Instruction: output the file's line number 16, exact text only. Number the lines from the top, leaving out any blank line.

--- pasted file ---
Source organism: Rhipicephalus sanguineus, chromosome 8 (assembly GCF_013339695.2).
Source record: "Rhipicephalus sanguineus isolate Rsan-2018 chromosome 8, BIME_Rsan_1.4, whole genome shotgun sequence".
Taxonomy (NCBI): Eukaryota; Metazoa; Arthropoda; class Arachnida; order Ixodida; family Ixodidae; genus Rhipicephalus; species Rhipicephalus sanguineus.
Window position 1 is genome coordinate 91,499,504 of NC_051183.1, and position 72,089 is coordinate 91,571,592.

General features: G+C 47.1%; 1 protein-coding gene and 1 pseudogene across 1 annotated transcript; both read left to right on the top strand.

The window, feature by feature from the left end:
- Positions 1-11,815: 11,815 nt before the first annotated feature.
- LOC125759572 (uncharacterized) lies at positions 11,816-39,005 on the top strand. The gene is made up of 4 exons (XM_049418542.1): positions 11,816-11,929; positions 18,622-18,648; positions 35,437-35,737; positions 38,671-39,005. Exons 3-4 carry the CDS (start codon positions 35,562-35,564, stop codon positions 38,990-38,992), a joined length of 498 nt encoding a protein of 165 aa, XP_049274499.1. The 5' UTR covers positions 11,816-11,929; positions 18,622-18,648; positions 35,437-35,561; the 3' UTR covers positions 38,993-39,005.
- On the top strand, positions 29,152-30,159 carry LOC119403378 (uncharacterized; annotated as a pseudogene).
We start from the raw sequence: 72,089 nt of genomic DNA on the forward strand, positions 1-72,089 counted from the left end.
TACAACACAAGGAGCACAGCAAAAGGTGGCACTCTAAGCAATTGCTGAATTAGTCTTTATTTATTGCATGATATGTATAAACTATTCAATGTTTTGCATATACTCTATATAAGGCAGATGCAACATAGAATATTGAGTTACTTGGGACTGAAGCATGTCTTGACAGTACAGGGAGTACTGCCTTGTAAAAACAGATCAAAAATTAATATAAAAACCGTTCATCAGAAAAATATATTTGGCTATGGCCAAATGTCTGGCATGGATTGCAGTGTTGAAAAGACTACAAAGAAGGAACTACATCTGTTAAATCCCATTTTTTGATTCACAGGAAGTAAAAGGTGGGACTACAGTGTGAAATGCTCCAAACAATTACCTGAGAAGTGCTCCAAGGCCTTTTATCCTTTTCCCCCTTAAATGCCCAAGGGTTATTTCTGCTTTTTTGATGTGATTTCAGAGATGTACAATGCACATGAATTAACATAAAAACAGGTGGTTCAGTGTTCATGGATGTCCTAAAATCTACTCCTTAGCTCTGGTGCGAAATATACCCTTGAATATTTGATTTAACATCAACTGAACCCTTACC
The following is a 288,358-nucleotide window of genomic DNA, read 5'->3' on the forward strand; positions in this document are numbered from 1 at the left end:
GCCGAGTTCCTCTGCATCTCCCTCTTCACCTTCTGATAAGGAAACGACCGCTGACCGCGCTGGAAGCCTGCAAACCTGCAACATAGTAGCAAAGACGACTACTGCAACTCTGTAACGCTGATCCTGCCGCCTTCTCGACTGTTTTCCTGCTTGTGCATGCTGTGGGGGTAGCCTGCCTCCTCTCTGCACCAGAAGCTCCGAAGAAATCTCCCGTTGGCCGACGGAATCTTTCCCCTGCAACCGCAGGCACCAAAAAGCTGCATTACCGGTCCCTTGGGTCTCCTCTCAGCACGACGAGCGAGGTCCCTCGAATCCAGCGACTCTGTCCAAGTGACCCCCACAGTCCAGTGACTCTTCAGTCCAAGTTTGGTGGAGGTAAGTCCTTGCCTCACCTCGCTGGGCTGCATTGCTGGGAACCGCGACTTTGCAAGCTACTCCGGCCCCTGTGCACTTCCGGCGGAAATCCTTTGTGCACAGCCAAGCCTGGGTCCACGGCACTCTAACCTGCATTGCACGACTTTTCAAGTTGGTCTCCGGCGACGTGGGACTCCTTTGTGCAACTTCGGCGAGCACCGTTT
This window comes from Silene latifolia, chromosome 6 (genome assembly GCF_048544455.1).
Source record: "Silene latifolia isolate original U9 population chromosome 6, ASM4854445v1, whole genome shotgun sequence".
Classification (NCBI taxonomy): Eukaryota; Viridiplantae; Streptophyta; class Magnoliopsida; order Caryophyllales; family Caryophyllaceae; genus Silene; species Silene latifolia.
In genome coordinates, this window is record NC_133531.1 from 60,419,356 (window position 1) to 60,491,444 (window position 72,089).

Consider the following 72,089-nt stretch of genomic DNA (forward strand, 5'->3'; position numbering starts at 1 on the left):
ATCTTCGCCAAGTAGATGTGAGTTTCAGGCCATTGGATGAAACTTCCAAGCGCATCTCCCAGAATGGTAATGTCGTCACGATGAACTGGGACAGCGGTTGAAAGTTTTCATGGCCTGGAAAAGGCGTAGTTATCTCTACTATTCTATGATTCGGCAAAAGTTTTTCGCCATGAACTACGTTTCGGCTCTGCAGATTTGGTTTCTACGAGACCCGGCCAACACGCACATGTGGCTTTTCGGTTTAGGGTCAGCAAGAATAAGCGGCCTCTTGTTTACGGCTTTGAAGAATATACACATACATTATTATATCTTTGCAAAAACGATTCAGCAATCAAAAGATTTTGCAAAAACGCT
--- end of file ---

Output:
Classification (NCBI taxonomy): Eukaryota; Viridiplantae; Streptophyta; class Magnoliopsida; order Caryophyllales; family Caryophyllaceae; genus Silene; species Silene latifolia.